The Infinite House of Pancakes seems to be rather easy to solve at first glance. I did pick this puzzle right after solving *Standing Ovation, *thinking it should be only slightly harder, given it has only 9pts compared to the 7pts from *Standing Ovation*.

I was wrong.

My idea on how to solve this was simple, too simple. I did put all plate sizes in an array, located the highest plate(s) and took half of the pancakes off. I compared the number of steps needed before and after, and if it was better or equal after, I repeated the process until it did not get better. Voila.

No, “incorrect”. And it kept saying incorrect to me until I had to depart, leaving the puzzle behind but still taking it along in the head, trying to figure out what was wrong.

Let’s check with an example.

9 3 1 -> 5 4 3 1 -> 3 2 4 3 1 -> 3 2 2 2 3 1 -> 2 1 2 2 2 2 1 1

9 turns on the starting number of steps if we just let it be. I use 1 move to split the 9 into 5 and 4 and get to 6 steps (1 move + 5 eats). Better, so we keept that. Use another move (2 now) to split the 5 which gets to 6 (2+4) which is equal, lets still keep that. Now split the 4 (3rd move) giving us 6 again (3+3). Oh well, now split the 3s (needs 2 moves) giving us 7 (5+2) which is worse. So our answer is 6 steps.

I was missing the cruical point: **it might be better to split a stack in multiple stacks, not just take half of it off**. Splitting the 9 into three 3s and not into 5 and 4 is the move that makes the difference.

9 3 1 -> 3 3 3 3 1

Which is 2 moves and 3 eats. Giving you a 5 (2+3), which is better than the 6 we got with our previous algorithm.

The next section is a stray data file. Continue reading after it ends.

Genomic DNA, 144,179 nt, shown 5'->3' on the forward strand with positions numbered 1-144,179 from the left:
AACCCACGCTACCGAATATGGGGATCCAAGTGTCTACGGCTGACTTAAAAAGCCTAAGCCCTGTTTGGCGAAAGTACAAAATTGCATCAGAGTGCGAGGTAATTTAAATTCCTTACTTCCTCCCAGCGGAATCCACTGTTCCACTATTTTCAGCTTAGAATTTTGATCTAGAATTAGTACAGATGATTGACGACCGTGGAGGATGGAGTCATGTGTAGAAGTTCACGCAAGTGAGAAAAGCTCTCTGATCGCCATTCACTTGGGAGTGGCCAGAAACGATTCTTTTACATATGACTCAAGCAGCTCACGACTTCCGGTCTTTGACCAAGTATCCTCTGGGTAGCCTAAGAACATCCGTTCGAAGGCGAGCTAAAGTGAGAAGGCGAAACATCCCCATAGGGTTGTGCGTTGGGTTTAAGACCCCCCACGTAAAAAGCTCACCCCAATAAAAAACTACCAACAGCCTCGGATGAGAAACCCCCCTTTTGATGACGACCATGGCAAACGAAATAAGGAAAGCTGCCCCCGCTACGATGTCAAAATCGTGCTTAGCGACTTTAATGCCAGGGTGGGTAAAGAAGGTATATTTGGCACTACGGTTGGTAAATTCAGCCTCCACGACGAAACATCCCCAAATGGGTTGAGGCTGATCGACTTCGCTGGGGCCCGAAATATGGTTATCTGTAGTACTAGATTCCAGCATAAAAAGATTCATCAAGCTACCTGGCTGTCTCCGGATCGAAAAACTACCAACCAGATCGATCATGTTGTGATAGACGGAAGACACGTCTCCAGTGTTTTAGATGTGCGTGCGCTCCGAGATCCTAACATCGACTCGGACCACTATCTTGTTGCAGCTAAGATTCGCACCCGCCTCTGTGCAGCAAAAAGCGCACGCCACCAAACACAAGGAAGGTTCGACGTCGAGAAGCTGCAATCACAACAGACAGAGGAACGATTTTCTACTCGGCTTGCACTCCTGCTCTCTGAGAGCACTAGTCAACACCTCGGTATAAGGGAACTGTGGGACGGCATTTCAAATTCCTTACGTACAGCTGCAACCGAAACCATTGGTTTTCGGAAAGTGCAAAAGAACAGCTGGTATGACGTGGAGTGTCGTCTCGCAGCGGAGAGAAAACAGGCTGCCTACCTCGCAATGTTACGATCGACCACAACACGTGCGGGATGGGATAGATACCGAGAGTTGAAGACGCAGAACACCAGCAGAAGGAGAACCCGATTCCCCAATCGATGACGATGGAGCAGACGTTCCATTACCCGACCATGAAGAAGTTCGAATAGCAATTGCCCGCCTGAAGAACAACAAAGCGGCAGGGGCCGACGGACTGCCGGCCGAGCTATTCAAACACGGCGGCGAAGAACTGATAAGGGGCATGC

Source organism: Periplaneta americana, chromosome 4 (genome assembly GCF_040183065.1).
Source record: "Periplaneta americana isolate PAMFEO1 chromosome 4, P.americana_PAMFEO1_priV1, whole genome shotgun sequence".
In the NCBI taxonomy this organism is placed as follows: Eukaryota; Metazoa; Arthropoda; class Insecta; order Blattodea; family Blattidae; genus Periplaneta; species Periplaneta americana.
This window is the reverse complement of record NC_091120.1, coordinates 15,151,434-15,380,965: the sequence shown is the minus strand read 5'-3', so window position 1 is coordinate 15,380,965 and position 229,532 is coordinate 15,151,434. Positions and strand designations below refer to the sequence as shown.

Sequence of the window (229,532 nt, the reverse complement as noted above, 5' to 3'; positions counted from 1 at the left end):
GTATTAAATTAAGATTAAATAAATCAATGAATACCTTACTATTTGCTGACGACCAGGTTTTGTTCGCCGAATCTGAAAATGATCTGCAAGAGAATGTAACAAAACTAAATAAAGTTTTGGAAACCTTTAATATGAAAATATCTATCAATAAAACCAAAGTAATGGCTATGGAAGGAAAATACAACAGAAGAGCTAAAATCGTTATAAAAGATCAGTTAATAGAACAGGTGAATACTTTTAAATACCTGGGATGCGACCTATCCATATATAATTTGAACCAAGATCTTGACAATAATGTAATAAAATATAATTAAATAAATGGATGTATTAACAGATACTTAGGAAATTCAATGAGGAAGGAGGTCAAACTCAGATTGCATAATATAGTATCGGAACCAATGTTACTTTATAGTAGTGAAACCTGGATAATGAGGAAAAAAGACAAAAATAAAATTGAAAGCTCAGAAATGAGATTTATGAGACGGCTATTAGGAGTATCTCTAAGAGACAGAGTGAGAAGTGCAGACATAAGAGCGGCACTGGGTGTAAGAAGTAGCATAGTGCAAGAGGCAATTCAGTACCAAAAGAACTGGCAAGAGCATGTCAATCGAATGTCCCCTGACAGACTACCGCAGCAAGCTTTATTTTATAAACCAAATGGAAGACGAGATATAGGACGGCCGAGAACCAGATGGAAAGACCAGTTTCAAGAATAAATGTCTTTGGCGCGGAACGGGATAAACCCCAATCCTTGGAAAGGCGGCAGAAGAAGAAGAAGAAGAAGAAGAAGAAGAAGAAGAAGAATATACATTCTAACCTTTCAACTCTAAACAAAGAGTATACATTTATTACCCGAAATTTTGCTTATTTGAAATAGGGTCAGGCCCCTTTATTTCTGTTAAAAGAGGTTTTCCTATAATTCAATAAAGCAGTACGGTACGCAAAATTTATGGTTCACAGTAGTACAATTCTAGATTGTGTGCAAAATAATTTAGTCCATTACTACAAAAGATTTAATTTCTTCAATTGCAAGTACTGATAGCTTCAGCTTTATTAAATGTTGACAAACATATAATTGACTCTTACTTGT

Even though the puzzle crossed my mind a couple times after the qualification round, I did have to wait and check the solutions page to get that idea, which makes me feel a bit ashamed. I do only find comfort in the fact, that during the round less than half of the contestants solved this correctly.

After being given that hint, the implementation was done rather quickly with less code than I did write for the first algorithm.

Try ever plate size from one to max and see how many steps it would take.

-> on github

public void solve() { private int checkPlates(List plates) { int max = Integer.MAX_VALUE; int fullestPlate = plates.stream().max(Integer::compare).get(); for (int i = 1; i <= fullestPlate; i++) { int moves = 0; for (int p : plates) { if (p > i) { moves += p / i; if (p % i == 0) { moves--; // if it divides evenly we actually took all pancakes off the plate, which is one move more than we need } } } if (moves + i < max) { max = moves + i; } } return max; }

The code jam solutions page is even more elaborate with some more optimizations, so head over there and check it out.